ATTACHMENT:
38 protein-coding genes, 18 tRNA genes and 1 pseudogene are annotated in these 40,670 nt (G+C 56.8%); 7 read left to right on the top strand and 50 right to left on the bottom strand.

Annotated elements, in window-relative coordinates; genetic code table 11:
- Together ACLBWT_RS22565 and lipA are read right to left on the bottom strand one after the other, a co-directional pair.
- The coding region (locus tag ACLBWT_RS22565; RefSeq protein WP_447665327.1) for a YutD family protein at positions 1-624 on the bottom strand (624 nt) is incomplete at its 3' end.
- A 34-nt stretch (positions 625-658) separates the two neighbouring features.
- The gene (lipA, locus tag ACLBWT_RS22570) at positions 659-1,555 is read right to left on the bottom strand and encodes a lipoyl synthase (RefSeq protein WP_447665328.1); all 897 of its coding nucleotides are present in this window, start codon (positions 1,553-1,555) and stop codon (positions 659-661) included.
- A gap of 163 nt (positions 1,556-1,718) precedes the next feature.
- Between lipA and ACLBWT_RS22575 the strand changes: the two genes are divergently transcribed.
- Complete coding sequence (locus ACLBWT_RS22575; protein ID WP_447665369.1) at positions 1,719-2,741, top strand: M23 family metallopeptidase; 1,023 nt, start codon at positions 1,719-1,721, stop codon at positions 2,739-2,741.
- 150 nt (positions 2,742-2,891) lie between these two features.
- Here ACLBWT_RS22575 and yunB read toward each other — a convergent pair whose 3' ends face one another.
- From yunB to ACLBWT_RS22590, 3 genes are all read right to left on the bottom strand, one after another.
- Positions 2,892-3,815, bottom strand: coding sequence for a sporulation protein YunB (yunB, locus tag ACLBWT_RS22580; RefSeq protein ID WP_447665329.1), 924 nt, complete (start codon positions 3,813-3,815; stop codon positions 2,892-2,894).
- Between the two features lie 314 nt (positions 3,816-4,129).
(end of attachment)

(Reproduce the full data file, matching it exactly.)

38 protein-coding genes, 18 tRNA genes and 1 pseudogene are annotated in these 40,670 nt (G+C 56.8%); 7 read left to right on the top strand and 50 right to left on the bottom strand.

Annotated elements, in window-relative coordinates; genetic code table 11:
- Together ACLBWT_RS22565 and lipA are read right to left on the bottom strand one after the other, a co-directional pair.
- The coding region (locus tag ACLBWT_RS22565; RefSeq protein WP_447665327.1) for a YutD family protein at positions 1-624 on the bottom strand (624 nt) is incomplete at its 3' end.
- A 34-nt stretch (positions 625-658) separates the two neighbouring features.
- The gene (lipA, locus tag ACLBWT_RS22570) at positions 659-1,555 is read right to left on the bottom strand and encodes a lipoyl synthase (RefSeq protein WP_447665328.1); all 897 of its coding nucleotides are present in this window, start codon (positions 1,553-1,555) and stop codon (positions 659-661) included.
- A gap of 163 nt (positions 1,556-1,718) precedes the next feature.
- Between lipA and ACLBWT_RS22575 the strand changes: the two genes are divergently transcribed.
- Complete coding sequence (locus ACLBWT_RS22575; protein ID WP_447665369.1) at positions 1,719-2,741, top strand: M23 family metallopeptidase; 1,023 nt, start codon at positions 1,719-1,721, stop codon at positions 2,739-2,741.
- 150 nt (positions 2,742-2,891) lie between these two features.
- Here ACLBWT_RS22575 and yunB read toward each other — a convergent pair whose 3' ends face one another.
- From yunB to ACLBWT_RS22590, 3 genes are all read right to left on the bottom strand, one after another.
- Positions 2,892-3,815, bottom strand: coding sequence for a sporulation protein YunB (yunB, locus tag ACLBWT_RS22580; RefSeq protein ID WP_447665329.1), 924 nt, complete (start codon positions 3,813-3,815; stop codon positions 2,892-2,894).
- Between the two features lie 314 nt (positions 3,816-4,129).